Environmentalism in the Age of Climate Change
INDIAN environmentalism has been an important, even defining, element of a distinctly Southern brand of environmentalism.1 Largely rooted in local struggles over access to and control over resources, a stylized Southern environmentalism is closely connected to concerns over social justice and driven by subalterns rather than professionals.2 From this perspective, the recent emergence of climate change as a meta-narrative for global environmentalism is profoundly unsettling. Introduced as a problem by scientists, carried forward by professional environmentalists from the North, and debated in the language of techno-managerialism and legalism, climate change would appear to be the embodiment of an ‘ecology of affluence’.3
In this article, I examine the tensions and challenges of Indian – and indeed Southern – environmentalism in an age of climate change. Like no other single issue, climate change has brought environmentalism into the political mainstream. Commerce and finance ministers increasingly register their presence at global environmental negotiations. Climate change is high up the agenda of mainstream global talk shops from the G-8 to Davos. In India, climate change has become a bone of foreign policy contention, and opinion columns are filled with climate commentaries, including by those who have demonstrated little interest in the subject before.
However, to many Indian environmentalists, this is a largely unrecognizable form of environmentalism – the environmentalism of the boardroom and the negotiating table. Does engaging with the climate change debate necessarily require embracing a different vision of environmentalism? Or is there a way to engage with climate change even while harnessing the energy and ideas of an environmentalism of the South? I suggest that there is indeed a way for Southern environmentalists to productively engage the climate change debate and, indeed, that it is necessary to do so. After laying out the tensions between climate change and Southern environmentalism, I spell out one way to conceptualize climate change that is consistent with the lived experience of local level environmental governance challenges.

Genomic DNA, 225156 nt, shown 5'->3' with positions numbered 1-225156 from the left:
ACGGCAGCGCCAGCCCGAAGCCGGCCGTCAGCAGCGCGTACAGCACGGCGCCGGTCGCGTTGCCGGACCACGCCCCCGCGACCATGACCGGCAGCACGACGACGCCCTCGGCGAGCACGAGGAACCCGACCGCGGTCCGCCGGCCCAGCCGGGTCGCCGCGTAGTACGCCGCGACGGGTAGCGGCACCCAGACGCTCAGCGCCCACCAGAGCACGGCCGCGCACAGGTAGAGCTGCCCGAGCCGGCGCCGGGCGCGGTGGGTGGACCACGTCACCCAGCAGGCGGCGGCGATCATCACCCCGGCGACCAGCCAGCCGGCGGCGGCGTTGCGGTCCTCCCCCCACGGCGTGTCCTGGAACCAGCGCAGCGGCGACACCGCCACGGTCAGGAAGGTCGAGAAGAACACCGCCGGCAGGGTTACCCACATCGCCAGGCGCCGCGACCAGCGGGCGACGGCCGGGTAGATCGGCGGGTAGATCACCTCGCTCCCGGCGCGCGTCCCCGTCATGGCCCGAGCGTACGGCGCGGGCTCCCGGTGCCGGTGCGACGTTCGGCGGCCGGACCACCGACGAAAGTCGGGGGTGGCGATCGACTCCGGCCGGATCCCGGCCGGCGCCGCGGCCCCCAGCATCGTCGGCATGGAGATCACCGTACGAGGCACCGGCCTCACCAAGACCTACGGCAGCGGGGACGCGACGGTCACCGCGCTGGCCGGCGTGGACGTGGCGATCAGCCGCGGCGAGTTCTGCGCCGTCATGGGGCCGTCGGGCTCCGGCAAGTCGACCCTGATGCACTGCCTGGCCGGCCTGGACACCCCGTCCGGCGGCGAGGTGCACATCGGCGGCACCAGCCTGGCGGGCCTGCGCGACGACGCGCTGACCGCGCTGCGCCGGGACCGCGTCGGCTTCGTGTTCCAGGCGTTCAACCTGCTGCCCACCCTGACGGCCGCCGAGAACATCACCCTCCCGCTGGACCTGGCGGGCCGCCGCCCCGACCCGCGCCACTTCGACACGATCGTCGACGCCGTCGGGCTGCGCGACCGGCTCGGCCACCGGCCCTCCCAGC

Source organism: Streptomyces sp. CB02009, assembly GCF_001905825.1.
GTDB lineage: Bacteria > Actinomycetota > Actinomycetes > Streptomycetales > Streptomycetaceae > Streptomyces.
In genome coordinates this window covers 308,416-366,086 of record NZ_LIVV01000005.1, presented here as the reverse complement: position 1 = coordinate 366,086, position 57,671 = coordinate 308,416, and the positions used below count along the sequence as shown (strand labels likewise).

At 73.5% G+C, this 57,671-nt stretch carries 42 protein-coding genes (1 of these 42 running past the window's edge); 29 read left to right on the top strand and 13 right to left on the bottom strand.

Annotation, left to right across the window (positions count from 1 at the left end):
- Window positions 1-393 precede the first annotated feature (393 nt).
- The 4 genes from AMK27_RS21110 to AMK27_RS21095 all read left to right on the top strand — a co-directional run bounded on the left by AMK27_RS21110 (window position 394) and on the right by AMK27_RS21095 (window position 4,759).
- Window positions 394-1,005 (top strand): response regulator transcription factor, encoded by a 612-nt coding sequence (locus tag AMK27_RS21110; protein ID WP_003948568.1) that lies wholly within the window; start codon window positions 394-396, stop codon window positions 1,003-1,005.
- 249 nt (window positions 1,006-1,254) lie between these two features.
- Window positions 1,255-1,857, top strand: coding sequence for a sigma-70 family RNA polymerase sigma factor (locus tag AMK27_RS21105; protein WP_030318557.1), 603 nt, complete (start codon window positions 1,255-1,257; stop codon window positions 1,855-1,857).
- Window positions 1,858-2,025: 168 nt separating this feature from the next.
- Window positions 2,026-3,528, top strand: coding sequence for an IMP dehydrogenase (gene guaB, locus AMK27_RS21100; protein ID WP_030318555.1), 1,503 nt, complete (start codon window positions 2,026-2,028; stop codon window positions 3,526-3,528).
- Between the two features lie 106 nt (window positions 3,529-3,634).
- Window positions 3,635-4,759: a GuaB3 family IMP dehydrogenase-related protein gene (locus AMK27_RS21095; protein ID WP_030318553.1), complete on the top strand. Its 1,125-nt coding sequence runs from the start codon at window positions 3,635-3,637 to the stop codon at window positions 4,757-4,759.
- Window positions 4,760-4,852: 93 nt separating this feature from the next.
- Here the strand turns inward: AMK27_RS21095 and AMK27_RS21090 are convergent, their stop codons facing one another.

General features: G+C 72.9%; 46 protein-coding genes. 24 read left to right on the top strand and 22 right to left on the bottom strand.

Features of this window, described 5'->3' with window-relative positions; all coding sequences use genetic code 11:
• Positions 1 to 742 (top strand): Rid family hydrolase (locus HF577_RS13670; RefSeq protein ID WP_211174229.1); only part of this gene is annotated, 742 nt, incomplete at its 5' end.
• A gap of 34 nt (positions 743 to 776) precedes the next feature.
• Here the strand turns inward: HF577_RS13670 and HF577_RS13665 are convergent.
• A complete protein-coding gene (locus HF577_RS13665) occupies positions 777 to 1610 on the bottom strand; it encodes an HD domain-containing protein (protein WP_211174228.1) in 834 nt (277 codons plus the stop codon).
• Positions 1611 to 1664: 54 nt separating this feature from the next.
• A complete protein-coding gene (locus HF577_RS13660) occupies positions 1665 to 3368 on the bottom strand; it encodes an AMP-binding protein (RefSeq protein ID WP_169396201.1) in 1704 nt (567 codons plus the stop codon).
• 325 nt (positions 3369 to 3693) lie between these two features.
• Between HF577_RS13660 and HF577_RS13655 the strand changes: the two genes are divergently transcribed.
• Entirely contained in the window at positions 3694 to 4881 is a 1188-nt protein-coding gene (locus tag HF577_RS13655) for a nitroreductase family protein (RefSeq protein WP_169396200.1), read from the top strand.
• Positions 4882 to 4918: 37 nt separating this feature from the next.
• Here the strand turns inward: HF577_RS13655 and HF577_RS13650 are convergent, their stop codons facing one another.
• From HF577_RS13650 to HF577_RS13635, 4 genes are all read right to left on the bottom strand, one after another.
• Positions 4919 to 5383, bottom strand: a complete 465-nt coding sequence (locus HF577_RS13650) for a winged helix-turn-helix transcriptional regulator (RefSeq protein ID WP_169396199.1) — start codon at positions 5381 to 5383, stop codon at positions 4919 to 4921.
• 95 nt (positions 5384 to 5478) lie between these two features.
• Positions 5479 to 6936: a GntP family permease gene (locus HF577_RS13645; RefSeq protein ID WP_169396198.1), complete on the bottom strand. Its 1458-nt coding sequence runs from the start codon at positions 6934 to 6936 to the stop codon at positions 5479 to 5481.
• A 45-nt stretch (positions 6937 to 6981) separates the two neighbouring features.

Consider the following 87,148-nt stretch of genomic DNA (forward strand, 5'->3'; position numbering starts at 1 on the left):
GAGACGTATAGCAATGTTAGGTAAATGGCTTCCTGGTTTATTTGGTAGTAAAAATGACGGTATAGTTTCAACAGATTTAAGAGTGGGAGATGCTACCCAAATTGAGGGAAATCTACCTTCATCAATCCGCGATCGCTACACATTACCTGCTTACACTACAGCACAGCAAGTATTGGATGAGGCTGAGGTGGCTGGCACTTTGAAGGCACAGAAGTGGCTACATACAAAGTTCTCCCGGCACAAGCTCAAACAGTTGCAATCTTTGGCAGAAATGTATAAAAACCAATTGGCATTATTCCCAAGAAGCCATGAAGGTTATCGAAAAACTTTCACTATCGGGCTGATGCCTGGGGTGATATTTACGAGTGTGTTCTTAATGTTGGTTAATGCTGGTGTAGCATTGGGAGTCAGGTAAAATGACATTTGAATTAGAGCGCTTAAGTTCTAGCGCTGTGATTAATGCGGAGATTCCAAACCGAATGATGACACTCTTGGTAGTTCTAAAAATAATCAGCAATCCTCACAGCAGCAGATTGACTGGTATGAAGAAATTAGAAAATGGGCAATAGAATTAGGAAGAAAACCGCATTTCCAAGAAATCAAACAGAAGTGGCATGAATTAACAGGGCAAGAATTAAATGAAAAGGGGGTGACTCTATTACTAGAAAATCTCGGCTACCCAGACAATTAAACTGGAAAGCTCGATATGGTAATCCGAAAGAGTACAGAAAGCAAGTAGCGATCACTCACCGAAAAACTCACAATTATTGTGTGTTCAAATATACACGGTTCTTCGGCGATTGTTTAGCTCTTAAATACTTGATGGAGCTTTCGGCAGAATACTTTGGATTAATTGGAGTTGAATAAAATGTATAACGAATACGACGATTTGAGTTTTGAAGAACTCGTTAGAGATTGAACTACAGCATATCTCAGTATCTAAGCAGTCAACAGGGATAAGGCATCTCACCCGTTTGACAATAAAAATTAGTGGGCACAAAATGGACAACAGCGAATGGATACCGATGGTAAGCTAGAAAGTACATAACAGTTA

To begin with, it is worth recalling the characteristics of climate change that have propelled the issue up the political agenda – the scale, scope, and potential implications of the problem.4 Climate change operates on a global scale. Greenhouse gases emitted in one place have a global aggregate effect due to the ‘greenhouse effect’ by which the sun’s energy is trapped within the atmosphere, and no specific effect on the place from which are emitted. As a result, reducing emissions in one place brings little gain unless emissions are reduced from enough places to make an appreciable difference to total emissions; climate change is truly a global collective action problem.